Dating, Depression and Dirtbags: A Love Story

By Elza Zagreda; Directed by Joan Kane


BOTTOM LINE: This sometimes touching, sometimes raunchy comedy tells the humorous story of one woman's disastrous marriage and her recovery.

Elza Zagreda’s one-woman show Dating, Depression and Dirtbags: A Love Story isn’t so much about dating as it is about one dirtbag in particular: her ex-husband who had a penchant for cheating on her with call girls. (Zagreda refers to him simply as “dirtbag or DB” due to “legal reasons.”)  The play opens with Zagreda giving a rundown of her disastrous and trashy wedding, playing upon both the cultural stereotypes of her own Albanian family and her husband’s Hispanic family and friends, showing both groups to have tendencies towards drama and violence. Initially, the two have a pleasant marriage, punctured only by the meddling of their mothers who fret over them not yet producing grandchildren. Zagreda shows her knack for taking on different personas as she jumps from her impression of her nosy mother to her overly cheery Brazilian gynecologist, who delivers news of an impending miscarriage and uterine fibroids with a gigantic grin.

Disaster hits when Zagreda overhears her hubby whispering “mi amor” into the phone one night, leading her to suspect that he might be having an affair. Sure enough, when the phone rings shortly after, Zagreda uncovers the truth: that her husband has had a girlfriend on the side for eight months. What follows suit is heavy drinking and the tossing of heavy objects as the two attempt to still cohabitate despite the infidelity. (Zagreda notes that Bailey’s is a perfect way to start the day as it has all the necessary nutrients, “fat, sugar, alcohol, and caffeine.”)  She finally forgives him until he pocket dials her while on a date with a call girl, and proves that his infidelity is a damaging pattern rather than one simple mistake.

In the end her husband is the one who leaves, realizing that he has a problem and is incapable of fidelity. Zagreda attempts to piece her life back together, engaging in internet dating and giving authentically humorous accounts of the creeps she engages with. Zagreda’s brief chronicles of dating woes are among the funniest and most quip-filled moments in the play, and I found myself wanting to hear more.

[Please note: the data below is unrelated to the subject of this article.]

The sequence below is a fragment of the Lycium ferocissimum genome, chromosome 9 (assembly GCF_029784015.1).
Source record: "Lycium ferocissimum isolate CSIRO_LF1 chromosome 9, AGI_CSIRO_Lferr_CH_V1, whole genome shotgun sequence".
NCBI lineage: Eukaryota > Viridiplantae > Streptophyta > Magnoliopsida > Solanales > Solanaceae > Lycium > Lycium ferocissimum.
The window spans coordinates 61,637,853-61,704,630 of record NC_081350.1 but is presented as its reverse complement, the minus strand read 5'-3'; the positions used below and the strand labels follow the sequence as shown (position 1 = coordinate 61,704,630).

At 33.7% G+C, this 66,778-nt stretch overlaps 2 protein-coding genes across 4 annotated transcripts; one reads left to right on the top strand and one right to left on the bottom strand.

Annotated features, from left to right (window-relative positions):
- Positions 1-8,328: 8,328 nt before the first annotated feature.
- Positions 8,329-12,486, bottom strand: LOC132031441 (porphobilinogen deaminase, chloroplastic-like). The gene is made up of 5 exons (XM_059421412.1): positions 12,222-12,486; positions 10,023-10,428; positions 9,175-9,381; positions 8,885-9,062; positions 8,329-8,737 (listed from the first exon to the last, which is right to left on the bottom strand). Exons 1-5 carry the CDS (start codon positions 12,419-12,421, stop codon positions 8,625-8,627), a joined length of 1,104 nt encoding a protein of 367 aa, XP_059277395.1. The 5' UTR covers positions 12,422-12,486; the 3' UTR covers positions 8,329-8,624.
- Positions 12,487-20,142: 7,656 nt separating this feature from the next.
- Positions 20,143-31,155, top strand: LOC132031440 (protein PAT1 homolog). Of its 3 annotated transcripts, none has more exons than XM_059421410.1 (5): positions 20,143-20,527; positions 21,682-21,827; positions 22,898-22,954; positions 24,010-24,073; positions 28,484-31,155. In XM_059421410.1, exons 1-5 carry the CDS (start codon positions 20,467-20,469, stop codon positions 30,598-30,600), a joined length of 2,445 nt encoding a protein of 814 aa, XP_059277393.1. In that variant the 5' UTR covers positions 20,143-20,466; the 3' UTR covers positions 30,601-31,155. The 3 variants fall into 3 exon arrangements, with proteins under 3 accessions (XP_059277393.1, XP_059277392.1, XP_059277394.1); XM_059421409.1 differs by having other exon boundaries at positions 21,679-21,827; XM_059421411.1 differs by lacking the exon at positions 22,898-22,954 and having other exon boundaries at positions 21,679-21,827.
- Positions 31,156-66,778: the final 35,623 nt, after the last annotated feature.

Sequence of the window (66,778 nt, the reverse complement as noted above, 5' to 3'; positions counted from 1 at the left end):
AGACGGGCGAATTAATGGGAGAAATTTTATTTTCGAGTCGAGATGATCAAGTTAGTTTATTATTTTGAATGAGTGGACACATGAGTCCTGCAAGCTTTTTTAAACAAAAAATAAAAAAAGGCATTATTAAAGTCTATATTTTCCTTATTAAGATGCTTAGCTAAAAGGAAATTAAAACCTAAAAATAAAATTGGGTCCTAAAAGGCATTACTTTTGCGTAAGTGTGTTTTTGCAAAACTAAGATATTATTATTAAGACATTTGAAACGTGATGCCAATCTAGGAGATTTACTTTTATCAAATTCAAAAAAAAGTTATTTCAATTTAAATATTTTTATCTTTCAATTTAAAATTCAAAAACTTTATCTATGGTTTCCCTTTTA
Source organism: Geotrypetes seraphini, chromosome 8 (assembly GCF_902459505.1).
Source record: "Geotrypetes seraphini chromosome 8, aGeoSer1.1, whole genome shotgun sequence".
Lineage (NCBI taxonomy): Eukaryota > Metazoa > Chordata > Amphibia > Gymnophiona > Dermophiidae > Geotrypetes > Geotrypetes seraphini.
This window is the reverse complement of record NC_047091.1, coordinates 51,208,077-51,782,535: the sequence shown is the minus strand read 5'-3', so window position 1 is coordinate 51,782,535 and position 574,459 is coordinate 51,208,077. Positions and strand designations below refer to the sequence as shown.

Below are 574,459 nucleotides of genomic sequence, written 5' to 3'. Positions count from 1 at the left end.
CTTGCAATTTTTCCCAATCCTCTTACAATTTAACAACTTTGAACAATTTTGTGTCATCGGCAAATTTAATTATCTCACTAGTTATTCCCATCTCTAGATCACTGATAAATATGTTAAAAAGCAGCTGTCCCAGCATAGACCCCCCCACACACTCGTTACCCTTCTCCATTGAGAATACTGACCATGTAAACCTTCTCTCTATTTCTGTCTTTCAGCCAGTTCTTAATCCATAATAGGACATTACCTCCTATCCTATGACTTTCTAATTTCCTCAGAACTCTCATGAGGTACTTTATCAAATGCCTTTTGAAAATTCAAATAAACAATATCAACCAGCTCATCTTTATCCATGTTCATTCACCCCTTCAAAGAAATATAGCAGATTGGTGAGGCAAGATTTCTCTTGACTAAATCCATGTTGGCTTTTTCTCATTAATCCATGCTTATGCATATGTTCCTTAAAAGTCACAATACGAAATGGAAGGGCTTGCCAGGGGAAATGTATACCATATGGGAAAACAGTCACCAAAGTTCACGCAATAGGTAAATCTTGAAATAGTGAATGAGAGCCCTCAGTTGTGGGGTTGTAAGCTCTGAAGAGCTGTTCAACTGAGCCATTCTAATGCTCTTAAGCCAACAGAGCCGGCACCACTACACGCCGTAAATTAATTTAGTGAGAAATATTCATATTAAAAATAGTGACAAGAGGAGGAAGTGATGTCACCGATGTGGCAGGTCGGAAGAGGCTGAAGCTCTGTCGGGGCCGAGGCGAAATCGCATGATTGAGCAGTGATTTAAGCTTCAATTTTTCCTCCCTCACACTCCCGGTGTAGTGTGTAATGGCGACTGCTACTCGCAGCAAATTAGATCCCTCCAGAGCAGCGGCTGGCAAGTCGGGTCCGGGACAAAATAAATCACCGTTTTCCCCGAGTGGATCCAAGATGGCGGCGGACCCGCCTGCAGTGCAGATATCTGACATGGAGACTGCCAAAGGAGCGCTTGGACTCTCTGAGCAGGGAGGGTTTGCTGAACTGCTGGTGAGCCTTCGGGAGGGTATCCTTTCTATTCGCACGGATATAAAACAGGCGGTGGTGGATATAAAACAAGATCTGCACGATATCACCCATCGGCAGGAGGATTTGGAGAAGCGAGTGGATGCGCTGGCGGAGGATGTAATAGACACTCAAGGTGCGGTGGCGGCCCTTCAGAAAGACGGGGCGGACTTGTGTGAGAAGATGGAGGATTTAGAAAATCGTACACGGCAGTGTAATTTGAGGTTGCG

Zagreda has an appealing and commanding stage presence and her stories are charmingly self-deprecating. She shows that her acting talents extend past the comedic, as her moments of distress and heartbreak are both touching and convincing. Her high energy level and physical agility help her keep the audience engaged in her story.

The show’s only shortcoming the night I attended was the acoustics, as Zagreda's voice was drowned out by both a loud air conditioner as well as rude audience members. Some of her funniest and raunchiest jokes are also too quickly rushed through or not delivered with enough volume, so that the full effect of their comedic power is diminished. Dating, Depression and Dirtbags has a compelling story and an amusing script, and with a louder and slightly more streamlined delivery it would be sure to leave any audience in stitches. Most likely any woman (or perhaps man) who has had to deal with their own romantic woes will identify with Zagreda’s humorous story of journeying towards inner strength and recovery. Those recovering from their own heartbreak will find catharsis in the show’s humor and authenticity

(Dating, Depression and Dirtbags: A Love Story plays at Stage Left Studios, 214 West 30th Street between 7th and 8th Avenues, through June 30, 2012. Performances are Wednesday, Thursday, Friday, and Saturday at 8pm. Tickets are $20-$22 and are available at or by calling 212.868.4444.)